It’s no secret that this session of the General Assembly has featured setbacks and frustrations. But often, long-term progress is better than the quick fix – success can be a marathon instead of a sprint.
That’s why the Indy Chamber supports HB1001, the forward-looking House Republican plan for transportation and infrastructure funding. Instead of relying on one-time monies, HB1001 as passed by the House proposes a comprehensive and sustainable funding source for the state highway system and local roads and streets. In addition to raising the gas tax four cents indexed to 2002 levels, the bill would eliminate diversions from the fund to ensure all revenue is spent on roads.
As the Crossroads of America, our transportation system is a competitive priority – but it can become a liability if political whims lead to neglect and underinvestment. A predictable, long-term infrastructure program will give business the confidence to grow in Central Indiana for the long haul.
No vote was taken this week, but we expect the Senate Appropriations Committee to amend the bill next week to reflect the Senate plan passed in the first half of session – ultimately, these issues will be settled in the session’s waning hours in conference committee.
Thursday was also Transit Day at the Statehouse – another example of slow-but-steady effort getting results. The Indy Chamber worked for years as a private sector leader of the Indy Connect initiative to create a realistic regional mass transit strategy for Central Indiana.
We also toiled over multiple sessions to convince the legislature to allow a county-by-county funding mechanism, giving local communities a voice on expanding transit to enhance workforce mobility, access to education, healthcare, and other daily necessities and quality of life amenities.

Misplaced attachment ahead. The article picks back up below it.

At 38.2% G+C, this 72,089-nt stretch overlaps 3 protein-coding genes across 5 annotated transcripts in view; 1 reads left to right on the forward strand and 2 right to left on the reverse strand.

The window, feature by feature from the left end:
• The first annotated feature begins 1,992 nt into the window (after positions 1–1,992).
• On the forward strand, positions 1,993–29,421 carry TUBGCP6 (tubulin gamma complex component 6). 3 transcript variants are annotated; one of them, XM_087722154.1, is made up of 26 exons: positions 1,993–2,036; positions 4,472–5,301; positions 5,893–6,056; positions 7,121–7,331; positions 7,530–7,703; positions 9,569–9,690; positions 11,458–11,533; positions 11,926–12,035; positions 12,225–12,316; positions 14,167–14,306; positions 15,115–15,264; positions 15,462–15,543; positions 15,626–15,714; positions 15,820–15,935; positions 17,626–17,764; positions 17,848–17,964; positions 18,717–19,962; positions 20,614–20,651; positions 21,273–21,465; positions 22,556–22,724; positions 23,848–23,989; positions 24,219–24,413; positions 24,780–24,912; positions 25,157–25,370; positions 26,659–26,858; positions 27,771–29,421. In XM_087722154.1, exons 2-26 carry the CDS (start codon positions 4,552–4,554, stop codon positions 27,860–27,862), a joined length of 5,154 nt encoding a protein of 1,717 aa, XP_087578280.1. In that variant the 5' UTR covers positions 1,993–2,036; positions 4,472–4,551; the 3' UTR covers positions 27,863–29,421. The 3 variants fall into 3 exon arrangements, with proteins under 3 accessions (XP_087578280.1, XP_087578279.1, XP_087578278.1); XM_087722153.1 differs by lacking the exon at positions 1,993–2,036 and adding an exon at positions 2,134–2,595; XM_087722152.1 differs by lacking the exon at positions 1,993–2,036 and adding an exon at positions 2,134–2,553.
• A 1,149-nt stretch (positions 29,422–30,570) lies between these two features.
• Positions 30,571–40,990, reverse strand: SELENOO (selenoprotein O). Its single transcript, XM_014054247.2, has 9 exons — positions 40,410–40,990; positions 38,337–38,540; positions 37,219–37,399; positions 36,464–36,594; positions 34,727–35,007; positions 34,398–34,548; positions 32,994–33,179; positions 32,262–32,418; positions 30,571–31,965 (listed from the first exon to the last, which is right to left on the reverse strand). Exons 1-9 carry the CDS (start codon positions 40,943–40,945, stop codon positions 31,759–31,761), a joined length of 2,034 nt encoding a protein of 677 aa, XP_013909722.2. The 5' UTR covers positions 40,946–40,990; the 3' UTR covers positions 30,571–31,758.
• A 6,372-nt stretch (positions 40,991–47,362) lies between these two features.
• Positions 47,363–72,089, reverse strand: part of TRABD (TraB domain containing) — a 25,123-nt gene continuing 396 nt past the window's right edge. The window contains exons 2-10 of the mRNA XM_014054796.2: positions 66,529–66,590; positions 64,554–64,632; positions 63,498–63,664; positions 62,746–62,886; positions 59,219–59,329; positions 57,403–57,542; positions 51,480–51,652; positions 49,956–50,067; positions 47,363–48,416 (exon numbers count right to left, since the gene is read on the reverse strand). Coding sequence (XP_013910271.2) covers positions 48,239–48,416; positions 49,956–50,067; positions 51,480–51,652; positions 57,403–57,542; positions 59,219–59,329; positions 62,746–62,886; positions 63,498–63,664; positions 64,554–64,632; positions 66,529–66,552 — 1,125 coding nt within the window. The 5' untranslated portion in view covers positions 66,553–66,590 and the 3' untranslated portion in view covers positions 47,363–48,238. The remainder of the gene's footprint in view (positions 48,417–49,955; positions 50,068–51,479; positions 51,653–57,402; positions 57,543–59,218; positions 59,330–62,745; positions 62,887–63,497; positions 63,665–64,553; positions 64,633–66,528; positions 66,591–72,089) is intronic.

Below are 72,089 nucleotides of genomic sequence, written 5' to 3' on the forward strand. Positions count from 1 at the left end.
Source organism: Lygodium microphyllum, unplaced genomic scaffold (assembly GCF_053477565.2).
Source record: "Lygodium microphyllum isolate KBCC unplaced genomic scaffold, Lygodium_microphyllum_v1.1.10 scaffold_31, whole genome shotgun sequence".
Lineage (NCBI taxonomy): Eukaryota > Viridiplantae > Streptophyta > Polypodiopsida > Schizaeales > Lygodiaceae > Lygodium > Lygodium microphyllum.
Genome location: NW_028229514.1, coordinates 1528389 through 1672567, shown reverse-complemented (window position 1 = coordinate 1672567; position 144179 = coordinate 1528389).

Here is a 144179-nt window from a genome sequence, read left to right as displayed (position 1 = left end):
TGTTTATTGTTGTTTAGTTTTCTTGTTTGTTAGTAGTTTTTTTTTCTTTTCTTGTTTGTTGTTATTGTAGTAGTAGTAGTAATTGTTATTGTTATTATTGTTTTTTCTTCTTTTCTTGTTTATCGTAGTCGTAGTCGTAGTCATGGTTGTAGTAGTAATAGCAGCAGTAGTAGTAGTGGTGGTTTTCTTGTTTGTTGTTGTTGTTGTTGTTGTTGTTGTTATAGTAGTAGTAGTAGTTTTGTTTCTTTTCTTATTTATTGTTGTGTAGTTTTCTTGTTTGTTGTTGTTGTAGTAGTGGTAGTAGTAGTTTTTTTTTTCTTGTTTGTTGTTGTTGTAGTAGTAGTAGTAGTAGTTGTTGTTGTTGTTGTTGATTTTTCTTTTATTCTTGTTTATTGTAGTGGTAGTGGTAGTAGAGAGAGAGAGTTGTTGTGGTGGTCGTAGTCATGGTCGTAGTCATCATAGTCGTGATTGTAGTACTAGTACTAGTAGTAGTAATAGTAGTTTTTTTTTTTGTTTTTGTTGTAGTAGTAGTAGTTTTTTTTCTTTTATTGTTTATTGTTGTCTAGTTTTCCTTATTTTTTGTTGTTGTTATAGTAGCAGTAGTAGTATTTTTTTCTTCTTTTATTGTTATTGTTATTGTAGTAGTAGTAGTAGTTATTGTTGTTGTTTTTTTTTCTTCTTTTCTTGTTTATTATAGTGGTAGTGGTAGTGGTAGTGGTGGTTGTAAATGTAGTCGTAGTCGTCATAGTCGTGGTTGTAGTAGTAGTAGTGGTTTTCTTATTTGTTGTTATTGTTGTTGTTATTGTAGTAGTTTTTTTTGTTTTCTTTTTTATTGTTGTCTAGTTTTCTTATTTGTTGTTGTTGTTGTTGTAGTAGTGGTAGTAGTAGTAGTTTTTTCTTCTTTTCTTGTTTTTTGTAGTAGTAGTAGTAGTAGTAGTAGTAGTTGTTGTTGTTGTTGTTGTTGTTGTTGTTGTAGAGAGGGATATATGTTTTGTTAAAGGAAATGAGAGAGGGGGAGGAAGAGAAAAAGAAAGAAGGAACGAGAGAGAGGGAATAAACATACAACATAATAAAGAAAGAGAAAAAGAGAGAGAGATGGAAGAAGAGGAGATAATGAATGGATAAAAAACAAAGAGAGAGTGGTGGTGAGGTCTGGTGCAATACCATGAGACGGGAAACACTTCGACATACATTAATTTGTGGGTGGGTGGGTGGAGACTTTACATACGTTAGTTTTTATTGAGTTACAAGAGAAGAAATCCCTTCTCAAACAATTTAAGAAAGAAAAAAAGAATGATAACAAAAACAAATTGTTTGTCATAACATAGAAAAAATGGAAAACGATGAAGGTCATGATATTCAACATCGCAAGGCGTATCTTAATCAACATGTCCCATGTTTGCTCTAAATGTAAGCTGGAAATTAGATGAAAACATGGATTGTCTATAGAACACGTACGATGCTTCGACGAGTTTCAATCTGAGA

This focus is paying off. Last week, IndyGo released a detailed, five-year Marion County Transit Planthat implements Indy Connect in Indianapolis – extending high-frequency, all-day service to more than three times the population and double the employment of today’s bus system.
IndyGo also learned earlier this week that it has earned a $75 million federal grant to begin building the Red Line, a 35-mile bus rapid transit route that will ultimately serve more than 100,000 residents and 20% of the region’s jobs. The Red Line is the first of three rapid transit routes planned for Marion County, and will eventually cross into Carmel, Westfield and Greenwood – our initial foray into the regional system envisioned by Indy Connect and sought after by employers.
The Red Line will be most successful as part of a more robust, city-wide transit system. To make IndyGo’s plan a reality, the Chamber is advocating for the passage of a referendum in 2016 approving a 0.25% income tax increase (or 25 cents for every $100 of income – less than $10 a month for the average family).
It’s time for voters to have their say on the critical need for modern mass transit. The Indy Chamber is encouraging the Indianapolis City-County Council to seize this opportunity and approve the referendum for the fall general election; plans for a pro-transit campaign are underway pending the Council’s action to put the issue on the November ballot.
The Road Ahead for Civil Rights:
This progress is the product of time and effort: Transit took several General Assemblies to build majority support – again, the ‘marathon’ approach to public policy. So while we are dismayed by this session’s outcome on anti-discrimination protection for LGBT Hoosiers, we have the same unwavering commitment to expanded civil rights as a matter of fairness and economic competitiveness.
Entering the Home Stretch:
But even long-distance races have moments when the pace turns frenetic – and with second-chamber committee deadlines on the horizon, we expect a rush of action on a number of education/workforce proposals and other bills of interest next week, and more clarity on the transportation issue. Stay tuned as we push towards the home stretch and the mid-March finish line.